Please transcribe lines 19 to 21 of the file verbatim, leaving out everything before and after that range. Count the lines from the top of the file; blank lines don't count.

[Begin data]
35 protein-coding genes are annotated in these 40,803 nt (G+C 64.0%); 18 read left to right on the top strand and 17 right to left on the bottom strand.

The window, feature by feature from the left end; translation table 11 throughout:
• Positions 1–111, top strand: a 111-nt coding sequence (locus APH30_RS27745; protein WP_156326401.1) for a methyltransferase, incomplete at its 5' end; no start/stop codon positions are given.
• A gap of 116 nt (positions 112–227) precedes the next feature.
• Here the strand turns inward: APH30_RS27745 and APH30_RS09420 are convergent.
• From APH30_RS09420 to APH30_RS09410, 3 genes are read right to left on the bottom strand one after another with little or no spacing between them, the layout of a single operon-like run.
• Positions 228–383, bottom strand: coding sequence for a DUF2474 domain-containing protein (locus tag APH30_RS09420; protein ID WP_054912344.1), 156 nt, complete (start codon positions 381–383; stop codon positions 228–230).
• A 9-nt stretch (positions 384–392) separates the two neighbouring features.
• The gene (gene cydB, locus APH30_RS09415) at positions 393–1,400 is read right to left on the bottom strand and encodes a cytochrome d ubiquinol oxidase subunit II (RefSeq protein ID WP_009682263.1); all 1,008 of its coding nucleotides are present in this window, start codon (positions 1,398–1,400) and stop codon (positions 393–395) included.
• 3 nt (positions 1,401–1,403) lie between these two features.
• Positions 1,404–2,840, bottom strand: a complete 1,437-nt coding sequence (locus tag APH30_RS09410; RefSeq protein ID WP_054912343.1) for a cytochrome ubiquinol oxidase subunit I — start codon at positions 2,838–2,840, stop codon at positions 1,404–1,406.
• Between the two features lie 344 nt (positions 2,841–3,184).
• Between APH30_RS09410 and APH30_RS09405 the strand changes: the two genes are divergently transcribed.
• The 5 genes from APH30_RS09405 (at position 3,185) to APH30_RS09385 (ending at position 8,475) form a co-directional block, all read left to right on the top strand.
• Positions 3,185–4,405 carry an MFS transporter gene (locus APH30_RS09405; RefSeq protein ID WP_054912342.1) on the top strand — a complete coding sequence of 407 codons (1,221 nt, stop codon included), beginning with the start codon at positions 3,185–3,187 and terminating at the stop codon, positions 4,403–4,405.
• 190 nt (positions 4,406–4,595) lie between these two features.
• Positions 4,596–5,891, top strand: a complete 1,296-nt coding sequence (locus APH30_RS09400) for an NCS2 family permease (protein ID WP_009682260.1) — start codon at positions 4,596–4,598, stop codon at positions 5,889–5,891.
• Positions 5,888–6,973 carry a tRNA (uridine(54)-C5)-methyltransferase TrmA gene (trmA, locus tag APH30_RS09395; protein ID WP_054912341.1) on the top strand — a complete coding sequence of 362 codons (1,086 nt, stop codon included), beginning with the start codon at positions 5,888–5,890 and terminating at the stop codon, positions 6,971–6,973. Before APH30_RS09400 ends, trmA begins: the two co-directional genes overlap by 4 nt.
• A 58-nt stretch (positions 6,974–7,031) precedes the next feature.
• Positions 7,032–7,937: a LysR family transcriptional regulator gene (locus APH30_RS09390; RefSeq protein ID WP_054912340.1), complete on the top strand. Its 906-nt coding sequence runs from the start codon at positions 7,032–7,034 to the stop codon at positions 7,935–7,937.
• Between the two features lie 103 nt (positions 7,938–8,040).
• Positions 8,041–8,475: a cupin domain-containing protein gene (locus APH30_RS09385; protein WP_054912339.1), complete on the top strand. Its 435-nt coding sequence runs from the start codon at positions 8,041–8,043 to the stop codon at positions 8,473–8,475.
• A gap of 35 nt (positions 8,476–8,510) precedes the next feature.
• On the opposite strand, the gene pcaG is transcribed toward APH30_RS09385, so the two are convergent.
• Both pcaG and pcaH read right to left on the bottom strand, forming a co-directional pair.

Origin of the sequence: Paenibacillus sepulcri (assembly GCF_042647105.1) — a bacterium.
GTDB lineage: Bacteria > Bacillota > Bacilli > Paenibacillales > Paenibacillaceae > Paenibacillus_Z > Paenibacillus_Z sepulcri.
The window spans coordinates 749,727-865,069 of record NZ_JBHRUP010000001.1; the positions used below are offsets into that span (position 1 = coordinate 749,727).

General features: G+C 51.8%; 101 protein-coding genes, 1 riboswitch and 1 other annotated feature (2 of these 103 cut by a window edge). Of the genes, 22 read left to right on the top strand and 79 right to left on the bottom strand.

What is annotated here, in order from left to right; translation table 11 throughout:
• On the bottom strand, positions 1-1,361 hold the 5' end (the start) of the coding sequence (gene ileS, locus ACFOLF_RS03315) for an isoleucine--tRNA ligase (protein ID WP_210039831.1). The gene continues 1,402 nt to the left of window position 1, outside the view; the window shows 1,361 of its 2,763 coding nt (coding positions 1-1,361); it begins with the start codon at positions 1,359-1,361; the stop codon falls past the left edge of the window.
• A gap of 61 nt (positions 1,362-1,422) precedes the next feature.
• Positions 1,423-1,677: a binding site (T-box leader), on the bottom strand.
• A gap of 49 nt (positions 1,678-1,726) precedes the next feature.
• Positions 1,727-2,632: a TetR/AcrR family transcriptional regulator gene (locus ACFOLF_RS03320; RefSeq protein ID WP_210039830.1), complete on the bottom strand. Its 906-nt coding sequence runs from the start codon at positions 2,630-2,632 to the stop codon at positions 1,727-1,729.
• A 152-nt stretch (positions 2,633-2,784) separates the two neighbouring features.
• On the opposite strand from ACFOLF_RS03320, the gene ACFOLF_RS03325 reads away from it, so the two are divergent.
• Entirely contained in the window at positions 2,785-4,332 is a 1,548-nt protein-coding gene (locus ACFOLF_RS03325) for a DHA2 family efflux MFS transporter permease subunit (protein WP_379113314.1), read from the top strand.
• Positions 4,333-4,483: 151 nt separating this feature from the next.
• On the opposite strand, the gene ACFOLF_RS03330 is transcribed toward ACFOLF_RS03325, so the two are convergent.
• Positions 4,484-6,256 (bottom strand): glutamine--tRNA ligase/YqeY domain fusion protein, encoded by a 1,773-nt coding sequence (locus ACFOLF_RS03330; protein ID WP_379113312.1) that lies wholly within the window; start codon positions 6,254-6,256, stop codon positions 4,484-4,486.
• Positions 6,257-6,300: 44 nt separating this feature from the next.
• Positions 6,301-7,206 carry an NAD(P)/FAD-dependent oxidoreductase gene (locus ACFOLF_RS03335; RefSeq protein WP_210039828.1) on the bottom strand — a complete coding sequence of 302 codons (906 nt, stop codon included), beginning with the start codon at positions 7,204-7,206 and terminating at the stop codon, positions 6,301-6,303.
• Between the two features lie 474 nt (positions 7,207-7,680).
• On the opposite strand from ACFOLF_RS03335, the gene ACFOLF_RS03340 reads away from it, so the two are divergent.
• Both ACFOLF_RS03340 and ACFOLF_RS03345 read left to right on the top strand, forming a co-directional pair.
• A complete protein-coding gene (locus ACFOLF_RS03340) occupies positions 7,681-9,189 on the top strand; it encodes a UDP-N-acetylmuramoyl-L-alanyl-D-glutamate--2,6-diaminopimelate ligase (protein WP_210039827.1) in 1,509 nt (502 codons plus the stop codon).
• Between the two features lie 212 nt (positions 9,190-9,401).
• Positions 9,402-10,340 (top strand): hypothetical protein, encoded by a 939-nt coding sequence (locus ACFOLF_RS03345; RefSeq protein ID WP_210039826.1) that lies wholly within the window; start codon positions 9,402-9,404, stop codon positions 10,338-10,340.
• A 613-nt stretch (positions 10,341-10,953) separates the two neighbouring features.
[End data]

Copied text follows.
• A 58-nt stretch (positions 6,974–7,031) precedes the next feature.
• Positions 7,032–7,937: a LysR family transcriptional regulator gene (locus APH30_RS09390; RefSeq protein ID WP_054912340.1), complete on the top strand. Its 906-nt coding sequence runs from the start codon at positions 7,032–7,034 to the stop codon at positions 7,935–7,937.
• Between the two features lie 103 nt (positions 7,938–8,040).